I realize that at some point in time we all notice that we are getting older. Maybe it is the little kid who was cute and charming on television one minute who suddenly becomes annoying the next (I'm looking at you Gary Coleman) or when we realize that it is time to retire from something that we had always enjoyed...like Big Dave did from softball years ago. Of course, that last example may have been because his wife (ahem...) got tired of sitting in bleachers in the broiling Alabama sun in places that were so small that we actually had to drive twenty miles to find a restaurant...but whatever.
Anyway, when we are younger, we eagerly anticipated being old enough to do something from showing all of our years on two hands, to being tall enough to ride everything at Six Flags, to being able to drive and date. We lived in a perpetual state of feeling like there was something right around the corner that was better. Graduation. Wedding. Children. New house.
And then we actually got older and instead of running toward whatever it was, we started seeing that time was rushing at us far faster than it used to. We started losing important people in our lives, and realized our dreams...or that those dreams weren't going to happen for us. We got a little cynical and hopefully a lot wiser in the process. We remembered "glory days" and the songs that were the soundtrack of our lives in a whole new way.
In other words, we finally grew up. Now, of course, we'd like to be kids. Just with more money and more sense.
We get the opportunity to live some experiences again through our children or young people close to us, and we laugh to ourselves as we play with Play-Doh or teach them to do something that we enjoyed when we were young. We teach them about "our" music and why they should know who Lynyrd Skynyrd was and that Def Leppard had a one-armed drummer. Why we rolled our eyes at the Backstreet Boys and why we totally don't understand rap music, if truth be told.
And then one day we realize that our children have become adults. And that they are looking for something right around the corner that is better. Graduation. Wedding. Children. New house.
We realize that we are the important people in their lives, and we watch them chase their dreams or abandon them for something better. We see them mature and make decisions that are far wiser than we gave them credit for and are grateful. We see them going to work or working toward an educational goal that is worthy and right for them.
The cycle of life.
In my case, I am recently awed by the fact that I am not expected to fight my daughter's battles for her. She is a grown woman with a job and responsibilities. She is capable and strong and amazing. I am finding it hard sometimes to get out of our old patterns - but I'm doing pretty well - if truth be told. She has earned the right to make her own decisions about her life...and I have no doubt that she will make good ones. And if she doesn't...she knows that she has a safety net of family and friends who will help her heal and dust her off and send her back out there.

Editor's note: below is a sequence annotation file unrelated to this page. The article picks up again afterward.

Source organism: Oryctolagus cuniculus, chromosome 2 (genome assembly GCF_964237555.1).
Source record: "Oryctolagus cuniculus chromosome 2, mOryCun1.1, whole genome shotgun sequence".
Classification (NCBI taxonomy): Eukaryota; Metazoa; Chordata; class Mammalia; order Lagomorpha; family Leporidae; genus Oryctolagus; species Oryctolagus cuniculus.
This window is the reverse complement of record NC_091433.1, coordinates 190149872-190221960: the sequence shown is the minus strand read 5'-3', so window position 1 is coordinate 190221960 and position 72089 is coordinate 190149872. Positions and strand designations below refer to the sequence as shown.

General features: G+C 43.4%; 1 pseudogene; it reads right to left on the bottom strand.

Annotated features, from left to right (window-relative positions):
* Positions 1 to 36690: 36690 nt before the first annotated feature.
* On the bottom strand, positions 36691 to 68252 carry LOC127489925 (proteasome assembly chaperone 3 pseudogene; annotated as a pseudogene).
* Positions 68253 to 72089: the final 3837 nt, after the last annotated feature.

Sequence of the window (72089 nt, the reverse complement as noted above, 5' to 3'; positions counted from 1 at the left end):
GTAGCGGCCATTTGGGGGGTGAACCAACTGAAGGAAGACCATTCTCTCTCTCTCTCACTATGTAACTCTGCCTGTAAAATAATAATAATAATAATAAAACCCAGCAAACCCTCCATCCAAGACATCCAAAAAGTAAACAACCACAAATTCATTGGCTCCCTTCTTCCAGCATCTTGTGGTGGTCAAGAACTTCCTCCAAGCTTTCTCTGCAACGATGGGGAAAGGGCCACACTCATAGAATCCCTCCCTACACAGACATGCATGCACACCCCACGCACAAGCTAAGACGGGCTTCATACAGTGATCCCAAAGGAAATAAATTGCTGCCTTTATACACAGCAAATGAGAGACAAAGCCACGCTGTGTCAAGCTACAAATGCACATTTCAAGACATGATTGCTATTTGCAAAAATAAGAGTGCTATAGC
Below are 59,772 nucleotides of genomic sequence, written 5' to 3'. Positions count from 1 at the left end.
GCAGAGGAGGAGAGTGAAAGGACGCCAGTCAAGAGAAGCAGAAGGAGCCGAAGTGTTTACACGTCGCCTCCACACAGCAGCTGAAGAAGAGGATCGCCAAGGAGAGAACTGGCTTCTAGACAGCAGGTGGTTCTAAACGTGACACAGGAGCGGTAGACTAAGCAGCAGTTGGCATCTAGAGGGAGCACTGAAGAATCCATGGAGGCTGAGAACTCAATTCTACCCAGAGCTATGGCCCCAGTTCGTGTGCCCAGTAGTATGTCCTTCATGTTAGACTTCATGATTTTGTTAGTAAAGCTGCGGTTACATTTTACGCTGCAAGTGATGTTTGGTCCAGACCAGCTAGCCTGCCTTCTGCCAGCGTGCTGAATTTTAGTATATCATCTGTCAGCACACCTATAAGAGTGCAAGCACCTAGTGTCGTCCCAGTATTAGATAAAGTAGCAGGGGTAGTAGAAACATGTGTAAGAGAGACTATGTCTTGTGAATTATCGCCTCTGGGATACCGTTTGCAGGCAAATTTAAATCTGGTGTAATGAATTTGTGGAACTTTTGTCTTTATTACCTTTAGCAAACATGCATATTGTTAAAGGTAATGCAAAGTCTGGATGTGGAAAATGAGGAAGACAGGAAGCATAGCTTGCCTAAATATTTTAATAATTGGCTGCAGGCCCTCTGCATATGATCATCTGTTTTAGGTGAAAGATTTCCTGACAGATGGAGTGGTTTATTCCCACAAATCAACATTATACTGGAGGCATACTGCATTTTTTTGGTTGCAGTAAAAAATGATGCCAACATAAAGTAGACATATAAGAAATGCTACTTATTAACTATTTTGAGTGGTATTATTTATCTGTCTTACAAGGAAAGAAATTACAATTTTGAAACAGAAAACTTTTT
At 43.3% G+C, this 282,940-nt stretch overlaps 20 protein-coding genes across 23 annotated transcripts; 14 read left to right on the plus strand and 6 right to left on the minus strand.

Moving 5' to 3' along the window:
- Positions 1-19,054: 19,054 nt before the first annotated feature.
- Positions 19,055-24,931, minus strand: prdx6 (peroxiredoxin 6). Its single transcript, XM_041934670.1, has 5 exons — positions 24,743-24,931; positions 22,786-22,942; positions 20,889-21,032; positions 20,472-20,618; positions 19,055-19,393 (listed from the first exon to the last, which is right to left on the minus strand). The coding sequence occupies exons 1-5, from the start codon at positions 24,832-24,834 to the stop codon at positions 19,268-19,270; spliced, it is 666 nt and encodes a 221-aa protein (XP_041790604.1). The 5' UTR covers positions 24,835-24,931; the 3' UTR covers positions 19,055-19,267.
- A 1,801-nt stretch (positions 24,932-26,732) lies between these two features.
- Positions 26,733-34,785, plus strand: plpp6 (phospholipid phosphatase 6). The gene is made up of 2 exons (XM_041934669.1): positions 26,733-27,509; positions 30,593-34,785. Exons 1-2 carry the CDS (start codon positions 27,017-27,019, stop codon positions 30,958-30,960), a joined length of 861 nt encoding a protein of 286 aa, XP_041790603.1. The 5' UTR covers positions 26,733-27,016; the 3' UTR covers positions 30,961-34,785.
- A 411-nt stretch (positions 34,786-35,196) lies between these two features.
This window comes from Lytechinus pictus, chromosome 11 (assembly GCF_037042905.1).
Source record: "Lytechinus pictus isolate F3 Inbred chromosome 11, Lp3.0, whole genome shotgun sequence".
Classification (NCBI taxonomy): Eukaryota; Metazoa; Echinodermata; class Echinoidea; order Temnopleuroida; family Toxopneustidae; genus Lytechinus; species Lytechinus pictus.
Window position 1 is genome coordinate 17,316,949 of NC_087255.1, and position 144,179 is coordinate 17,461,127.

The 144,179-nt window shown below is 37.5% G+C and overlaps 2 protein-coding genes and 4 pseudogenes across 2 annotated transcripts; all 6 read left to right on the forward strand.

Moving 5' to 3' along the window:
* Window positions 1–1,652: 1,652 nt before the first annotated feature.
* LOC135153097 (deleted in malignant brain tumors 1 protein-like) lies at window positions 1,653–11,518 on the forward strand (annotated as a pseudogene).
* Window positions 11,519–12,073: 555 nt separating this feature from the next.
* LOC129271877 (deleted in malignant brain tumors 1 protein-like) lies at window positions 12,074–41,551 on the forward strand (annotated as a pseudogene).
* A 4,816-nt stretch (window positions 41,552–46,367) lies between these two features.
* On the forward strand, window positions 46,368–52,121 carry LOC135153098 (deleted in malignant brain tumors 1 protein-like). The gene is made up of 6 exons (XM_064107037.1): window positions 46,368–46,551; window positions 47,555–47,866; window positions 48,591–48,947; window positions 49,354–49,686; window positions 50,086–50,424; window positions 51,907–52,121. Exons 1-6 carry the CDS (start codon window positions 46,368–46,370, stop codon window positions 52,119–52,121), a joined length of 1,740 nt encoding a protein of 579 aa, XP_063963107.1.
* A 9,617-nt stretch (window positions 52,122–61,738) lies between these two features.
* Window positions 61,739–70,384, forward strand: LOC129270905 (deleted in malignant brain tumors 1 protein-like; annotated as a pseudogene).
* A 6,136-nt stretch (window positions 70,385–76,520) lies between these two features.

My son intends to be an engineer...and this doesn't even remotely surprise me because that's what I believe he was born to do. He has a brilliant mind that has the added bonus of being able to write well and do mathematical equations that I know not of. It still awes me that he takes classes like Calculus and Physics and only struggles in History. In the four legged stool of memorization (quite important for History), computations (Mathematics), theory (useful for Economics) and expression (English)...he has three of the four of these down cold. Most of us are lucky to have one or two that get us through.
But while I am enjoying watching my two conquer the world, I am equally enjoying seeing my folks enjoy my children and their accomplishments. They keep me grounded by reminding me that "this too shall pass" and that what I think is the end of the world really isn't. After all, they have survived Jimmy Carter's presidency. They have been where I am in the struggling and striving years when you are trying to navigate excellence at work with the very real pressure of an upcoming merger or layoffs that may put you involuntarily on a different path. Where they know that we have to let our children find what makes them happy and whole instead of insisting on limitations that we are tempted to impose because it is all that we can fathom.
Each day, I remember a time when I was more hopeful about the future and had so much to look forward to that I couldn't wait to get started. Somewhere along the way I started feeling the pressure of people depending on me...but I didn't really mind. Now I am feeling that some of the pressure is coming off...and it is a little bit liberating. It gives me hope that there are more dreams to conquer and more assignments that I am meant to fulfill. At least I hope that is what this means.
Today I woke up at 4:30 a.m. because I had slept so hard that both arms had fallen asleep. It is most uncomfortable to try to go back to sleep in that state, so I got up and decided to write instead. I've had an hour to think and pray and contemplate a little bit...and here is my offering of that time back in written form. I've had time to complain about being older...but I've also reflected on the fact that I'm still here and in relatively good health. This, of course, totally rocks.
I don't know if I will like all that is ahead of me on the road...but I'm equally aware that I'm taking for granted that the road will be a long one. I hope it is. I do know that even on the worst days of being an adult, there is always something new to learn and something amazing right around the corner if I am patient and expectant.
There is something in me that hopes and dreams and is unfinished. Something that keeps me going when I feel that my life is a wee bit boring or unnecessary in the grand scheme of things. I'm grateful for that part.